As you start typing an address, the results will automatically be returned in the search results. If no results appear then the search has not found any matches.
You will obtain the most accurate results by searching for the address as it is typically written on an envelope, this can include the following information;
- Building, Flat or Unit Number
- Building name if applicable
- Street name
- Post town
You can also search for commercial properties using their business name (as they appear on the shop front) in the same way, such as “GeoPlace 157 197 Buckingham Palace Road SW1W 9SZ”.
We only show up to 200 results at one time, however, the more details you enter, the more accurate the search results will be and the likelihood of finding the property you are looking for.
For example if you only typed in a postcode, then you could get up to 100 results returned as a postcode can contain multiple properties.
To ensure you are providing enough information when you search, you should include the building number and postcode for the property as a minimum such as: “157 SW1W 9SZ”
It may be the case that you need to search more accurately by entering more information. Please see the above FAQ "How do I search for an address?".
Alternatively, it could mean that the property you are searching for is still under review by your local authority, for example if it is new and still progressing through the planning processes.
If you don’t believe this is the case, and you still cannot find the address you are looking for, then please report this to Ordnance Survey via the OS Data Hub . Please note you will need to sign up and create a user account in order to do so. Once reported, you will be able to view your address issue and be notified with status updates as it progresses.
The data behind FindMyAddress contains alternative (alias) addresses which are captured by local authorities where known.
For example, a property may officially be known to the local authority by its building number only such as “15 Church Drive”. However, through the use of a nameplate or historical local precedent, it may be unofficially known as “Sunshine Cottage, Church Drive”.
If the local authority is aware of this then “Sunshine Cottage” will exist as an alternative (alias) address, meaning both representations will be searchable in FindMyAddress and AddressBase® .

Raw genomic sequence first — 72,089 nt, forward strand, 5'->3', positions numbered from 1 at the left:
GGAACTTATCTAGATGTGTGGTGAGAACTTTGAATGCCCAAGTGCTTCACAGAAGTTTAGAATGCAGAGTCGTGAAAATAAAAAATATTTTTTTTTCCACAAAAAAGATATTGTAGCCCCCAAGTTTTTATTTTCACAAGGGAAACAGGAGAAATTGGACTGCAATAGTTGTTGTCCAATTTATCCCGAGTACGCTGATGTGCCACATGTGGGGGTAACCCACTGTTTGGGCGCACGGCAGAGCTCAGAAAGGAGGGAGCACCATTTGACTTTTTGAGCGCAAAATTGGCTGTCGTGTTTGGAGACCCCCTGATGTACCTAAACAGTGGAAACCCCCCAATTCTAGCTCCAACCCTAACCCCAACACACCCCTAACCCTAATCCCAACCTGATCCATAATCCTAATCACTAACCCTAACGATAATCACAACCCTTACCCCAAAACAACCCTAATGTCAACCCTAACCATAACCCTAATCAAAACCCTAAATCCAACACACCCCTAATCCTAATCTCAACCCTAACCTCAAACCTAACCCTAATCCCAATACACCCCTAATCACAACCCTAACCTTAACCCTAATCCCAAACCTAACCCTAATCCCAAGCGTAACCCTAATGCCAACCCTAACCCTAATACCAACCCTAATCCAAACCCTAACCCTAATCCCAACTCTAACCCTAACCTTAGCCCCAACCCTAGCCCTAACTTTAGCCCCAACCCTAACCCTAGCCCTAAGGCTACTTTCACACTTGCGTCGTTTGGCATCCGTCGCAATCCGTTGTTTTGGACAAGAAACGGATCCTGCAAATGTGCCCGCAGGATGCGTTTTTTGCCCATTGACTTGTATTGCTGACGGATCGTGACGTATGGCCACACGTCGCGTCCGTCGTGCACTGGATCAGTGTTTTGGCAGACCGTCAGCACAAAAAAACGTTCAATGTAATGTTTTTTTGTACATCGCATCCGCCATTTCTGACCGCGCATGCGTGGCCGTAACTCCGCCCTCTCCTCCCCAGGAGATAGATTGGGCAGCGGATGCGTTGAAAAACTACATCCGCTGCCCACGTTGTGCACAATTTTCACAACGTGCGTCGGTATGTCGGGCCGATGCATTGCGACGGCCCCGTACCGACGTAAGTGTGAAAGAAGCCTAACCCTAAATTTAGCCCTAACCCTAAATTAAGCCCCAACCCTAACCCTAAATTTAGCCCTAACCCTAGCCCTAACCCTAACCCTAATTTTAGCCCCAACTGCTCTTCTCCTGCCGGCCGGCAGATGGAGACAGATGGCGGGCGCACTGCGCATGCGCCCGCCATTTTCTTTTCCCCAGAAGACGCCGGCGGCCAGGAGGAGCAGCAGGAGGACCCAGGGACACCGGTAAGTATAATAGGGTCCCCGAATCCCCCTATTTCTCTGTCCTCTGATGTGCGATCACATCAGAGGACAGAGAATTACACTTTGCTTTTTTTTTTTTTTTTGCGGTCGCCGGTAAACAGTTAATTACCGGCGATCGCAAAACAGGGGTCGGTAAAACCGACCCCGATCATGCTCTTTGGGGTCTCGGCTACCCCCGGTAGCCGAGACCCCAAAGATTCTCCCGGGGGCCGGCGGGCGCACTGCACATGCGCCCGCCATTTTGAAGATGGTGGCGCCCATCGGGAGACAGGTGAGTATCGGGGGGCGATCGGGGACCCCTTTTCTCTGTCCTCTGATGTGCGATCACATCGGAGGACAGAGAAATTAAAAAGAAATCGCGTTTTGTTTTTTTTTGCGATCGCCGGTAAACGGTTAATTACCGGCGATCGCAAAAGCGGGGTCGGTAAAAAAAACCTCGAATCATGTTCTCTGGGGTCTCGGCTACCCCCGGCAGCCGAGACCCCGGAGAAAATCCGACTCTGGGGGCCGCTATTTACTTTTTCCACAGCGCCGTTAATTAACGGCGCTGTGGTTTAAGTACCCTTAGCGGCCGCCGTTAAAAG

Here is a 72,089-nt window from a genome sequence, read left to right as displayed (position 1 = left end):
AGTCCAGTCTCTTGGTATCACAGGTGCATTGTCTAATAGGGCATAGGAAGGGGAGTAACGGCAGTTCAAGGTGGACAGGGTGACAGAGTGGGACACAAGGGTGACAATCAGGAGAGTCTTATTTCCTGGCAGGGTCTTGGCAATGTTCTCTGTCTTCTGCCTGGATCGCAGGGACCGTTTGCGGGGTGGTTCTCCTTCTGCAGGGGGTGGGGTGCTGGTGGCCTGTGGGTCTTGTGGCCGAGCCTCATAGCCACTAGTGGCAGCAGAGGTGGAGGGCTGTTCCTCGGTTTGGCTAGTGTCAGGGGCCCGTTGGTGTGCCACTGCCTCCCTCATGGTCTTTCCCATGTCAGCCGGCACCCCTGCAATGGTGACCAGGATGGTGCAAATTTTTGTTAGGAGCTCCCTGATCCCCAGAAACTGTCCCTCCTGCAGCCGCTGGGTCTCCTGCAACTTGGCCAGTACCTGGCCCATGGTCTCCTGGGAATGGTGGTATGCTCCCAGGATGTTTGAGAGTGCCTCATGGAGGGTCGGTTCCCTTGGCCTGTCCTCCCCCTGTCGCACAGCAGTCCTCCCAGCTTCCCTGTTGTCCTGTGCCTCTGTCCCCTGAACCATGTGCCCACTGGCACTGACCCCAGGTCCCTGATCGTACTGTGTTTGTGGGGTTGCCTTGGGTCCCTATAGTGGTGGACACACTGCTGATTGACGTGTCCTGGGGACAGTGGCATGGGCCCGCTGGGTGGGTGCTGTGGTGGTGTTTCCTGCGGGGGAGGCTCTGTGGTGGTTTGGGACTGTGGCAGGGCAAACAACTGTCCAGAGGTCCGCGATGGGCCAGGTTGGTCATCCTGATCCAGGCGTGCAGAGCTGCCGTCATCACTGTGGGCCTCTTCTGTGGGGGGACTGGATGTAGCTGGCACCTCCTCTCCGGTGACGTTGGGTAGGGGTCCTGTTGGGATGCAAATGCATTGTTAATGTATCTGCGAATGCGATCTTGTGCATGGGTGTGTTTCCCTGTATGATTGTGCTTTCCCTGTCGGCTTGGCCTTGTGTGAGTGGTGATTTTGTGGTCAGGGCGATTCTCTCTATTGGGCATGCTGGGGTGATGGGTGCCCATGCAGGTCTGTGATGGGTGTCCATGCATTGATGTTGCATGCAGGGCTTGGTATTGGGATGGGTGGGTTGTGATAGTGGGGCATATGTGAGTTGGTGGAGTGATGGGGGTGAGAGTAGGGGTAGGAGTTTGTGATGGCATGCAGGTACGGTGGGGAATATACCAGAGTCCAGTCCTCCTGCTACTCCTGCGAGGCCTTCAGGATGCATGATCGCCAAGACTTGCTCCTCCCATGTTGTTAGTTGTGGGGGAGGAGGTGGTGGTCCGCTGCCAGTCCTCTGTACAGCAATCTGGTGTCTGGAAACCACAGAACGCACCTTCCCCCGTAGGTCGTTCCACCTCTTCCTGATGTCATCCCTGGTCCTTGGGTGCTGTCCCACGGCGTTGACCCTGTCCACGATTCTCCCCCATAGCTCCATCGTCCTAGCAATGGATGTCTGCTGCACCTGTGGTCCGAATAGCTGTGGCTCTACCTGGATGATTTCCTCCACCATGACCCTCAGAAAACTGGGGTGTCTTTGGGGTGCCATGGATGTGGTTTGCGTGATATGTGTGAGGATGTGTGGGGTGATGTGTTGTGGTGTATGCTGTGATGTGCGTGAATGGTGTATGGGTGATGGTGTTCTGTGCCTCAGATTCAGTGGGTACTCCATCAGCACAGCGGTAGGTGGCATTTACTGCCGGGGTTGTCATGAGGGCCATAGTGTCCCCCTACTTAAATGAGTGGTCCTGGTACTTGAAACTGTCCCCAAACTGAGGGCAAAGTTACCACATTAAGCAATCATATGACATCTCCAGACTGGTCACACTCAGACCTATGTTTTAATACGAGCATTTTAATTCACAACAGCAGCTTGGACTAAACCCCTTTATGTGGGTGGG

Any modifications to, or designation of an officially known address must go through the respective local authority’s Street Name and Numbering process.
When using FindMyAddress, if a property has an alternative address, it is always better to use the representation that contains the building number as this helps with locating the property along the street.
If you discover an address that doesn’t look quite right then it may be due to the addition of the official Royal Mail Post Town.
As per Royal Mail’s PAF© Code of Practice : “The postal address is a sorting and routing instruction to Royal Mail’s staff and not always a geographically accurate description of where a property is located. As mail is circulated via Post Towns it may, for example, include the name of that town which could be several miles away, as that is where your mail is processed.”
FindMyAddress uses both the geographic Town (officially assigned by local authorities) and Royal Mail’s Post Town to construct an address. Where these are the same then only one occurrence is displayed.
If the above does not answer your question, then please report this to Ordnance Survey via the OS Data Hub . Please note you will need to sign up and create a user account in order to do so. If you are reporting an issue against an address found in FindMyAddress then please make a note of its UPRN as this can be used to search for the property in question.
Once reported, you will be able to view your address issue and be notified with status updates as it progresses.